Escape the 90s: Marketing to the Disenfranchised

No one ever thinks of the kids born in the 80s…

When historians look back over British history they tend to linger on the most recent years; turbulent and dominated by terrorism.

Failing that they’ll look to the tumultuous war time eras focusing on the effect that an entire World War had on a generation.

They don’t think of how MTV made us feel about ourselves or how frustrating it was to be born on the cusp of the future; always one step behind a much promised future that would forever be out of our grasp.

I understand this might sound a little melodramatic, but I believe that the young lives of those in the 1980s and 1990s were often dominated by the kind of defeatist mentality that had been mustered and bred in their parents during the tough austerity measures of the 1970s, at least I’m certain that’s how it was for me.

My Mother was born in 1960, she had me when she was very young, only 18. I was the product of a wild night out and a chance encounter with a man who must have been in England on holiday because by the time I was born he was long gone, back in whatever sunnier, richer clime he had first came from leaving my Mother, uneducated as she was, with a child to raise alone. Throughout my early years in 80s there was a sense of foreboding that seemed to dog me wherever I went.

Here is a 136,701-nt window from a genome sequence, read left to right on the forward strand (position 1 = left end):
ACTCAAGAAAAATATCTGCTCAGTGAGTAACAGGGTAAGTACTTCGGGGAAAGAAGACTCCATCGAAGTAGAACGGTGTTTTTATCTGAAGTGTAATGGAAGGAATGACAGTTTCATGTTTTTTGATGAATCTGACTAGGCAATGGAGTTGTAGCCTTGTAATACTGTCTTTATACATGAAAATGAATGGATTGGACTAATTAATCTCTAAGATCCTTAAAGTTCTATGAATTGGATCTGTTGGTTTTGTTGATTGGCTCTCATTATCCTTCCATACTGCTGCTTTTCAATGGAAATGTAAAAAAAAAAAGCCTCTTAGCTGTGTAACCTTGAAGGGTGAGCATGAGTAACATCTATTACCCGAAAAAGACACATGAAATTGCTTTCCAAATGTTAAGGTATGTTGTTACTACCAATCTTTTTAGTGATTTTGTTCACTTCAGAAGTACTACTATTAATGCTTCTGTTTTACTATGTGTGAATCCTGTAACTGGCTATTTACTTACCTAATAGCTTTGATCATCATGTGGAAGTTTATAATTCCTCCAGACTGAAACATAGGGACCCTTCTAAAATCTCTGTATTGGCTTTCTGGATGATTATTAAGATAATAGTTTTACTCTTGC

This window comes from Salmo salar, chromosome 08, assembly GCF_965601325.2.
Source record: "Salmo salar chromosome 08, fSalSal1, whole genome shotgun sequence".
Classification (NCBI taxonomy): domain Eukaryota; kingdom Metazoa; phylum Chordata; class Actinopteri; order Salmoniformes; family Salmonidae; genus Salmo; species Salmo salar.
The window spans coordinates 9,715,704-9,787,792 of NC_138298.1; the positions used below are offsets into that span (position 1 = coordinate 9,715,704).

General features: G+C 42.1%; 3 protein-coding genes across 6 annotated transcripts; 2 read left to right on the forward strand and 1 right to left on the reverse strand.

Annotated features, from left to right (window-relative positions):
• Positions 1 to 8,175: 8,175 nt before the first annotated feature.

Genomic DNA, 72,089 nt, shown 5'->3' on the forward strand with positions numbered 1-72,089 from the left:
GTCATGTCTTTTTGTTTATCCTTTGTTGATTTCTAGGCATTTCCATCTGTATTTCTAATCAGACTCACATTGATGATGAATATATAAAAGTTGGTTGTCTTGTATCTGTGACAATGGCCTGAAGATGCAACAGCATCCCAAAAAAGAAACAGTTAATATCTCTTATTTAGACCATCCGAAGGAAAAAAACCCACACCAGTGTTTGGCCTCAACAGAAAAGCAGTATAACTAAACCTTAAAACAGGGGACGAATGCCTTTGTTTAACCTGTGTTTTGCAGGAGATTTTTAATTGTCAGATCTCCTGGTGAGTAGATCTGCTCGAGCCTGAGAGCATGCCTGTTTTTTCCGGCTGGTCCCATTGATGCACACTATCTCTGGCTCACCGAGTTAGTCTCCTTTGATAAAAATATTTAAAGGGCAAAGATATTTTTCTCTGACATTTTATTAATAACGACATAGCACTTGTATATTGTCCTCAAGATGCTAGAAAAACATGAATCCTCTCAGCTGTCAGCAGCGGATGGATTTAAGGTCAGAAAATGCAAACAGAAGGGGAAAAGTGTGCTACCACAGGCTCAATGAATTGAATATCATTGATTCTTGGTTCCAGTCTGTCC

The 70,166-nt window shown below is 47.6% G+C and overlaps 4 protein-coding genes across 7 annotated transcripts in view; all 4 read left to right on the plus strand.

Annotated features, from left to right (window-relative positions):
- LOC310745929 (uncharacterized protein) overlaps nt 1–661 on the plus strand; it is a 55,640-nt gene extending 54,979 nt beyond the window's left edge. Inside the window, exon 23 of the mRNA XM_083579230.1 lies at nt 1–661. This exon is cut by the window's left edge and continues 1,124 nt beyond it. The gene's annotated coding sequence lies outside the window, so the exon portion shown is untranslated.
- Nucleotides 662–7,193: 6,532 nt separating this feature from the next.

The teachers were lackadaisical, they seemed less intent on actually educating us and more concerned with informing us about the sorry state of the country, how there were no jobs like there used to do and how everything had changed. They were wrong, of course, everything was changing it always had be, so in that sense nothing had ever changed. I left school with the kind of grades that didn’t promise a rich career in…well, in anything.

At age 16, the year was 1995 and I had no intent on furthering my education. Marketing to students at the time consisted of posters featuring the kind of well-dressed, smart looking people that I only saw coming out of office blocks at 5pm or on TV. Their perma-white smiles, pristine pinstripes and coiffed hair were at sharp contrast with my own image. As far as I was concerned I’d already achieved the zenith of my prosperity. I owned a couple of Adidas tracksuits which I wore on rotation, the dole gave me enough money to visit the pub twice a week and with our combined ‘earnings’ my Mum and I could put food on the table.

I spent 1985 in a haze of marijuana and VCR tapes. My Mum started dating a man from the pub that year and I found that I was no longer free to simply sit around the house with a joint in my mouth anymore. When Gerald moved in during the summer of 1996 he brought with him a brochure for the QE Academy. He didn’t force me to go, he didn’t even sit me down and have a chat. He just dropped the leaflet on the dining room table one day and said it might be worth a look.

It turned out that a middle-aged welder would be the person that I would thank for all my success in life, my saviour from another generation.

Copyright QE Academy 2018